The recent tragic death of a Bronx teen, hit by a semi truck on the upper east side of Manhattan, was at least the seventh pedestrian death in New York involving a large truck. The city has laws about operating tractor trailers in the five boroughs, but it is hard to determine the degree to which these regulations are enforced.
The driver who hit the high school student received citations for violating the pedestrian’s right of way, careless driving and operating an unregistered vehicle. However, he received no criminal charges as yet. It looks as if the truck exceeded the length limit of 65 feet, yet the only penalties imposed so far are on the driver, rather than on the company that owns the truck.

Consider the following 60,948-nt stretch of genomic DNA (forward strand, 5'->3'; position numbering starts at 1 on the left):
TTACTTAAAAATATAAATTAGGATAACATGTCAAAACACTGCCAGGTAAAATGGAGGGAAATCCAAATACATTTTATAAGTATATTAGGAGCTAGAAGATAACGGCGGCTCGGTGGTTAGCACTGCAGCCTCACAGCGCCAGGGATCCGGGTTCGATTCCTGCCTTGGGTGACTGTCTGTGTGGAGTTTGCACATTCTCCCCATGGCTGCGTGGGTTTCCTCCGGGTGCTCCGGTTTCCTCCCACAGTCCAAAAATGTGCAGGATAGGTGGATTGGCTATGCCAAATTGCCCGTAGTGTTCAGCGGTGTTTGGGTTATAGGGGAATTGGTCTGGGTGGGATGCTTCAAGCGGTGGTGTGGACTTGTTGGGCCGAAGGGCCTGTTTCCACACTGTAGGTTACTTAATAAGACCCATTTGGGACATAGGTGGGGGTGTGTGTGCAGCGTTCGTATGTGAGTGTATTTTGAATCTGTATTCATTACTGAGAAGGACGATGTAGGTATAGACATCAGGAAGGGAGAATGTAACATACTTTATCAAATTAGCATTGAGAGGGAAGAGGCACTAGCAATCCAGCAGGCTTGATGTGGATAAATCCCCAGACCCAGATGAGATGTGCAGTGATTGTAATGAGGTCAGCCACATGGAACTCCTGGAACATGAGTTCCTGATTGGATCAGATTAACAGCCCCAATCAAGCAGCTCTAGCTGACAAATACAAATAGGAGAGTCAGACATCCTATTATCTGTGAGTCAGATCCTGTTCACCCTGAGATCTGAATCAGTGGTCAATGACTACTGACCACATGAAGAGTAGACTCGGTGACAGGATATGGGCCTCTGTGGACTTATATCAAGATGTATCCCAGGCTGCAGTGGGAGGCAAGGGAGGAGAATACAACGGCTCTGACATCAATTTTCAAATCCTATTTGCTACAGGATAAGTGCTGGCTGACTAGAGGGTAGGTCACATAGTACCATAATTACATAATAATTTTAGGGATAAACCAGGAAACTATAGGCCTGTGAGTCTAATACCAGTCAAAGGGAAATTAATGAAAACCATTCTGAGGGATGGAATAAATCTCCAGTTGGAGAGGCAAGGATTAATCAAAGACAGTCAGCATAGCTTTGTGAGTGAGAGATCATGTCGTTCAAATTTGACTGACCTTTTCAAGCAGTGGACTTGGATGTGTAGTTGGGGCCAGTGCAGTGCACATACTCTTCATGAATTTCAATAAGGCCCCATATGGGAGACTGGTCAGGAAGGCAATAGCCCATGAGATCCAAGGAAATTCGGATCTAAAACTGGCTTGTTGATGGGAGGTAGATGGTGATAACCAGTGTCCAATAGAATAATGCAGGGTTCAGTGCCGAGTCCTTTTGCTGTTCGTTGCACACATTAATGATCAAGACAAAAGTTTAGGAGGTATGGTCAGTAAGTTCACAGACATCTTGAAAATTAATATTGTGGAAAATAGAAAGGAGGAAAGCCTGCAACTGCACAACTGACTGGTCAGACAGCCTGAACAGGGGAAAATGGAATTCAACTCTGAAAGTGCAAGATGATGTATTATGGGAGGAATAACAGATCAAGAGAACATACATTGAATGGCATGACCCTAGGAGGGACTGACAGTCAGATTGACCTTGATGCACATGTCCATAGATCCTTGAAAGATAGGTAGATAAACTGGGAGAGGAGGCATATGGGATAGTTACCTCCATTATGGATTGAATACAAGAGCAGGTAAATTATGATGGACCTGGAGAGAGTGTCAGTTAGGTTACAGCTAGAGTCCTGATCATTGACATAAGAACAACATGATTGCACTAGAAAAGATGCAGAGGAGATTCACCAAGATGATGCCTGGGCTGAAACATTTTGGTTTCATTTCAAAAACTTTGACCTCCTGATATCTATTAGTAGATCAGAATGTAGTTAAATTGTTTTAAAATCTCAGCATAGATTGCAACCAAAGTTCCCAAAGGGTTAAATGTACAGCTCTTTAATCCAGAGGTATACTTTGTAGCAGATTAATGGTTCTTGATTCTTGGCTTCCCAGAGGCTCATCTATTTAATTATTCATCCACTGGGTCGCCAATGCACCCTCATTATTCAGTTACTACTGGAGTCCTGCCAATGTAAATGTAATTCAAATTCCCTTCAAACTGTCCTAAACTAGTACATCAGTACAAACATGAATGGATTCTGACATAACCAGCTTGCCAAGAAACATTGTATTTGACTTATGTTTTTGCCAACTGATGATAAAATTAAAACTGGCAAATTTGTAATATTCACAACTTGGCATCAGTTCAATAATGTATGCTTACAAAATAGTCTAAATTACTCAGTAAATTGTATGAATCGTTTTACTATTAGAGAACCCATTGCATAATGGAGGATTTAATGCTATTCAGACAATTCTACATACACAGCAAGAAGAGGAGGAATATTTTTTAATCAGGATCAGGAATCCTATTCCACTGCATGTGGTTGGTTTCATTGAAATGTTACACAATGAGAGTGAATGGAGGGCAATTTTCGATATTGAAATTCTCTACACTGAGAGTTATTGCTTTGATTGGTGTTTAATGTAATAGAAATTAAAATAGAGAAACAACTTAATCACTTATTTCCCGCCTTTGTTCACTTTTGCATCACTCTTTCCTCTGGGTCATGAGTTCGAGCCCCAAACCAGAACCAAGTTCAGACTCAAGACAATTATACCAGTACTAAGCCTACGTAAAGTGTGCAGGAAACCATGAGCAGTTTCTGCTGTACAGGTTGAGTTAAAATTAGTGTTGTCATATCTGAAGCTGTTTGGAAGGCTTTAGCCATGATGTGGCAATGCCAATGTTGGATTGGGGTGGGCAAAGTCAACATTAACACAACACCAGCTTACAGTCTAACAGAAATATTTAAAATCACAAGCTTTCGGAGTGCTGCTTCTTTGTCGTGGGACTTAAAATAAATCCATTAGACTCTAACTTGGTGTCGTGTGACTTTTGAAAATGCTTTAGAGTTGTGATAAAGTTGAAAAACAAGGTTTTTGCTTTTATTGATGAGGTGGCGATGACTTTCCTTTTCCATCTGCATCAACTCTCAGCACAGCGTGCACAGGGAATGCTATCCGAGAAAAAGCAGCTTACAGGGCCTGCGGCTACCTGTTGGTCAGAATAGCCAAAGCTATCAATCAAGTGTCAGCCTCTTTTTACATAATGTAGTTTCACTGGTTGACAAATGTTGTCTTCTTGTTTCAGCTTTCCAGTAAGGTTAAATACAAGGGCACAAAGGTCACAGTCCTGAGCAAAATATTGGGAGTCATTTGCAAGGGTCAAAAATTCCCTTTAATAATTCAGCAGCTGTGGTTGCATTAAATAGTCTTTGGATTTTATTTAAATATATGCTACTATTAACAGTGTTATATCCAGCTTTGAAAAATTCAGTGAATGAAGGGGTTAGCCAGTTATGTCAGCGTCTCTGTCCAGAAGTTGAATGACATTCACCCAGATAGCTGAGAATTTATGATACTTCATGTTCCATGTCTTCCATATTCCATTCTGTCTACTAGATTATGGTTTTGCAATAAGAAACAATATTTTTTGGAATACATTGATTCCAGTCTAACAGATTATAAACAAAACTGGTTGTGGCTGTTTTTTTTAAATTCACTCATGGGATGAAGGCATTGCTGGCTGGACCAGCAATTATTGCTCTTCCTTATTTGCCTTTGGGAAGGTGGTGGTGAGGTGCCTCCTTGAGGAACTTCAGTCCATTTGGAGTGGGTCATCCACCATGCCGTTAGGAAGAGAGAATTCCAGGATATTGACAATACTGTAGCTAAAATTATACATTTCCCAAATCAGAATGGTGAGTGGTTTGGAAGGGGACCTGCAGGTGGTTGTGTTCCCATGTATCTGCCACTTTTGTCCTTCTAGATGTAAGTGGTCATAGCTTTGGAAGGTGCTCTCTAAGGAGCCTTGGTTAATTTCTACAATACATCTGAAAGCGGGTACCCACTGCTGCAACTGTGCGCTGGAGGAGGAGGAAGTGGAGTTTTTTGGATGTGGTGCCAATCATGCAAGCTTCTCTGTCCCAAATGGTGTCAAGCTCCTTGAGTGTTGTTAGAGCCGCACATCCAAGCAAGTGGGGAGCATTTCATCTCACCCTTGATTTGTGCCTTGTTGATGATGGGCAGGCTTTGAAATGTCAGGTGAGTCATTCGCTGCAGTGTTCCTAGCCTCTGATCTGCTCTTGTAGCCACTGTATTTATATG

There have been several other accidents involving semis that did not meet NYC’s length restrictions. The deaths of a man in Brooklyn last month, a woman in Soho last summer and a child in East Harlem last winter were all caused by loner-than-legal tractor trailers. According to the reporter for Streetsblog, it has been impossible to determine whether these trucks had the required permits. The NYC Department of Transportation has not responded to requests for information about the number of permits it gives to oversize trucks.
Juan Martinez, A spokesperson for Transportation Alternatives, an organization that advocates for pedestrians and bicyclists, noted that the city has deployed many strategies to reduce pedestrian accidents, including designing crosswalks and traffic signals in favor of pedestrians. However, whether or not top level law enforcement is committed to enforcing laws already on the books is still an unknown, according to Martinez.
Source: Streetsblog,” NYC Has Laws Restricting Big Trucks on City Streets. Are Companies Obeying?” by Ben Fried, Aug. 2, 2013.